Sure, national numbers are important. But for most colleges, recruitment is highly local, so state and regional projections matter a lot more.

Those projections vary from place to place. Substantial growth in the South, for instance, is expected to peak at 1.5 million graduates in 2026, and then dip just slightly to 1.4 million in 2037. The Northeast is projected to have 650,000 graduates in 2025, followed by years of decline to a total of 571,000 in 2037.

If you want to get real nerdy, Wiche’s interactive data tool allows users to drill down into a given national, regional, and state numbers. Click on Florida, a state projected to see substantial growth, to get a look at the magnitude of demographic changes underway. In 2019, the Sunshine State had 60,506 Hispanic high-school graduates. In 2035, Wiche projects that there will be nearly 88,000. Over that same period, the number of white graduates in Florida is projected to decrease from about 77,000 to 66,000.

Among the states expected see the the most significant declines over time: California, Connecticut, and Illinois.

Expect private-school enrollments to … rise.

Following a period of contraction about a decade ago, enrollments in private schools are expected to rise. Their graduates, Wiche projects, will increase in number by as much as 13 percent from 2017 to 2025. There will be 9 percent more such graduates in the Class of 2030 than in the Class of 2017.

“While public-school populations still drive the overall number and patterns for total U.S. high-school graduates,” the report says, “these positive private-school trends contribute some ‘cushion’ to the overall downward trend.”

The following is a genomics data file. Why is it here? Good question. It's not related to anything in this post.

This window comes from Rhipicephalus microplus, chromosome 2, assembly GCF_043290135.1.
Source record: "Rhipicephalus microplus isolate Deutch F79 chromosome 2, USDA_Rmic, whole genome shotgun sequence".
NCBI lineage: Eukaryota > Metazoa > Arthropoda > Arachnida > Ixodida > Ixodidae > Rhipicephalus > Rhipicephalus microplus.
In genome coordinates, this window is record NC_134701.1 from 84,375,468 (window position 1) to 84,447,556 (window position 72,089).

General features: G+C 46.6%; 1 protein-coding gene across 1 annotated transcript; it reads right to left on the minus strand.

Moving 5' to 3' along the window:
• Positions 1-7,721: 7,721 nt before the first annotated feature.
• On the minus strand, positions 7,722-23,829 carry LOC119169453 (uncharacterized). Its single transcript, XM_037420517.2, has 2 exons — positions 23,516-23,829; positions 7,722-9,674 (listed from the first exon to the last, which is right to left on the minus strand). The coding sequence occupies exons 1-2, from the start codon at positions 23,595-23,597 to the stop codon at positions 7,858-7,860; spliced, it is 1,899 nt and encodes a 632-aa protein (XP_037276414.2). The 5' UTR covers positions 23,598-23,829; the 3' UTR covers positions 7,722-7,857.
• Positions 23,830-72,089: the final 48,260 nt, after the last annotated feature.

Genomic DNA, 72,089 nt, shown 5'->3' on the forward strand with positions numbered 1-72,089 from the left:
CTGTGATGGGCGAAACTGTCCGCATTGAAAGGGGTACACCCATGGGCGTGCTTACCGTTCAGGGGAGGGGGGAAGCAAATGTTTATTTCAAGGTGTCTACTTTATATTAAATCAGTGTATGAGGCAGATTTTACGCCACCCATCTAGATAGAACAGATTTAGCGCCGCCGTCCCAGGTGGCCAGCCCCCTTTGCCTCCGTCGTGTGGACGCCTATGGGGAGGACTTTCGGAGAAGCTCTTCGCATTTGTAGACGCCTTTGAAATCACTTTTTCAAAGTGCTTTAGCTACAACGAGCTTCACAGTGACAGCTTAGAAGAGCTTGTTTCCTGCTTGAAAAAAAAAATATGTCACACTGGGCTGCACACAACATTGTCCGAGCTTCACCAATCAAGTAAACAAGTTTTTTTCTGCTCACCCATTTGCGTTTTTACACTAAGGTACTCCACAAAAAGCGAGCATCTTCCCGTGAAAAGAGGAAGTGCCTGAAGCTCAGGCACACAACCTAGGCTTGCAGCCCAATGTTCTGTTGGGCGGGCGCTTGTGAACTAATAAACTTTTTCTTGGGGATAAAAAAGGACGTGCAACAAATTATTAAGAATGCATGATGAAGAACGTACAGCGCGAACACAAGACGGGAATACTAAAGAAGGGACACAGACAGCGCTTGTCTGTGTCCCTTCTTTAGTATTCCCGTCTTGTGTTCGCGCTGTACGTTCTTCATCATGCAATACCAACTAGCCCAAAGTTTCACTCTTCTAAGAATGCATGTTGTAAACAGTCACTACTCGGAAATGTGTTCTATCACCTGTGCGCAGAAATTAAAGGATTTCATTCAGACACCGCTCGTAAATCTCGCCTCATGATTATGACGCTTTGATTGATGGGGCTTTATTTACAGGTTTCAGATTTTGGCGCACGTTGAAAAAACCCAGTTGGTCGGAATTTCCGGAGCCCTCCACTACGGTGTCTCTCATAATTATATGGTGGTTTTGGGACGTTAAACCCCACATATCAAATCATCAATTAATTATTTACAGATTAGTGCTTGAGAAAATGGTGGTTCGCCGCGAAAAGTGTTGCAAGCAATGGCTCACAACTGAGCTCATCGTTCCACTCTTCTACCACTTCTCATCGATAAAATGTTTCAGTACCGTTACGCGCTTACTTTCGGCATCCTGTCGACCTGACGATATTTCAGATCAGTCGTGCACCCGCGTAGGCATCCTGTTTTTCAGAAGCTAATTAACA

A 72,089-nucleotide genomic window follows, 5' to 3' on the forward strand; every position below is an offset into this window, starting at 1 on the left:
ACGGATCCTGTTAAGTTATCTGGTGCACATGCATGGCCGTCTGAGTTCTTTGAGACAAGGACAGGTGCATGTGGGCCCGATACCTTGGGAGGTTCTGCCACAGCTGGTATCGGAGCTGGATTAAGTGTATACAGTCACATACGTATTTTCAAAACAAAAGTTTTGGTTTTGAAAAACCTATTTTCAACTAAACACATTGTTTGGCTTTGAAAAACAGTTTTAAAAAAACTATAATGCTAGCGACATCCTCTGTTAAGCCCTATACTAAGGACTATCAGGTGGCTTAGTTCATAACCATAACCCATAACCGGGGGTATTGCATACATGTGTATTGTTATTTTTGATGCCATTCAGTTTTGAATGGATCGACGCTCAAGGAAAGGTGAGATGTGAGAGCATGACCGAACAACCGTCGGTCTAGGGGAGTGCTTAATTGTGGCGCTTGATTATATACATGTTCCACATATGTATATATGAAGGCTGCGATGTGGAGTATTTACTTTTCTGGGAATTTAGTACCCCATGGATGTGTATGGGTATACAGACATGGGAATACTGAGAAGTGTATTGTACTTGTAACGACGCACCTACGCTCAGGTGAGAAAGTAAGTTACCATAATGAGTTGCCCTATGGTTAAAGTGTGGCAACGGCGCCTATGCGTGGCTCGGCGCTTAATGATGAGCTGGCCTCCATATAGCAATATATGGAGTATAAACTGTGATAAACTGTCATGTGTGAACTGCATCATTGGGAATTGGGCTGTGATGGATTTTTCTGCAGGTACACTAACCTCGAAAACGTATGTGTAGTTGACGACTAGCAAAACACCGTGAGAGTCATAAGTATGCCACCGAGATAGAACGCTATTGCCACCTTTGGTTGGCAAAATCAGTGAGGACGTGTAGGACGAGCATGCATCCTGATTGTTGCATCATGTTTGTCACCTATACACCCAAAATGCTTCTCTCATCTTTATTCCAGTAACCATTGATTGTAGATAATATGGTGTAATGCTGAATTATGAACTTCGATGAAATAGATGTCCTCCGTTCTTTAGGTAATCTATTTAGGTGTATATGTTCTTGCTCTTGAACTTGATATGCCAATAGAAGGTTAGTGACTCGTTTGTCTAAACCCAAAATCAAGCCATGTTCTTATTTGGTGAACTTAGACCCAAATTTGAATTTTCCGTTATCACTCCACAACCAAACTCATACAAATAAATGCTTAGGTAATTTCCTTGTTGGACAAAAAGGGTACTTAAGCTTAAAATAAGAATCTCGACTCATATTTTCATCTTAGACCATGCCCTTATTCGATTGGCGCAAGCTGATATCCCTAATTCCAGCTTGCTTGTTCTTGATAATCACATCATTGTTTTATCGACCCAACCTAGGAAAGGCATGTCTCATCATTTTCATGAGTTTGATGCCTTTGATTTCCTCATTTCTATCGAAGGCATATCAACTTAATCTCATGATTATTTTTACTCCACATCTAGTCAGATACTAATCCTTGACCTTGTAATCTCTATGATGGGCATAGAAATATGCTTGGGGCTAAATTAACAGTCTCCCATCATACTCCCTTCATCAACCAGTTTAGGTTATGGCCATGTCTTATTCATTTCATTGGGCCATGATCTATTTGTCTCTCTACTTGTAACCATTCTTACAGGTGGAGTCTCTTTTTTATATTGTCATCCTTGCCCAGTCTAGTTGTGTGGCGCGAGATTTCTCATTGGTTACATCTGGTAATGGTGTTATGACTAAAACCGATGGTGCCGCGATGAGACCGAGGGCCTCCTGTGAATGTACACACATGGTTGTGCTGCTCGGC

Covid-19 could complicate everything.

Wiche doesn’t have a crystal ball. Its projections, based on data from the past five years, are meant to show what would happen if, as the report’s executive summary says, “everything proceeds on the current course.” The commission’s reports have long hinged on an assumption that retention, progression, and graduation rates will remain the same in the future.

Covid-19, of course, has thrown a giant monkey wrench into all kinds of assumptions. Because of the report’s timing and the available data, Wiche’s new projections do not capture the immediate effects of the pandemic, which could have a lasting, significant impact on the education pipeline.

“The key question,” the report says, “is how much (if at all) Covid-19 will adjust these trends and — if there are big negative impacts on retention, progression, and completion in the K-12 system — how long it takes for our education system to recover.”

“There’s a very real chance we could lose many of the gains that we’ve made,” said Lane, the research official.

The demographic cliff was, quite understandably, a major cause for concern before the pandemic. It’s surely is even more of one now.

But is the cliff really … a cliff?

Lane, for one, doesn’t think that’s the best way to describe it.

“It depends on how you look at your charts and your data,” he said, “Yes, it’s a decline, but it’s a decline from four million to 3.5 million, which is a big deal and nothing to sneeze at. But it’s on the order of 15 percent and not a cliff.”

Definitions of a demographic cliffs and an enrollment crisis might vary. But it’s worth considering how the words that campus officials and policy makers use can influence how people see the future — as something to fear and fret over, or as something to embrace.

“There are some real demographic challenges,” said Michelau, the commission’s president. “Rather than a cliff, though, it’s an opportunity. We should be thinking about our student populations differently and serving them better, particularly during Covid. Let’s not be thinking of it as, ‘Oh, my gosh, the world is ending.’”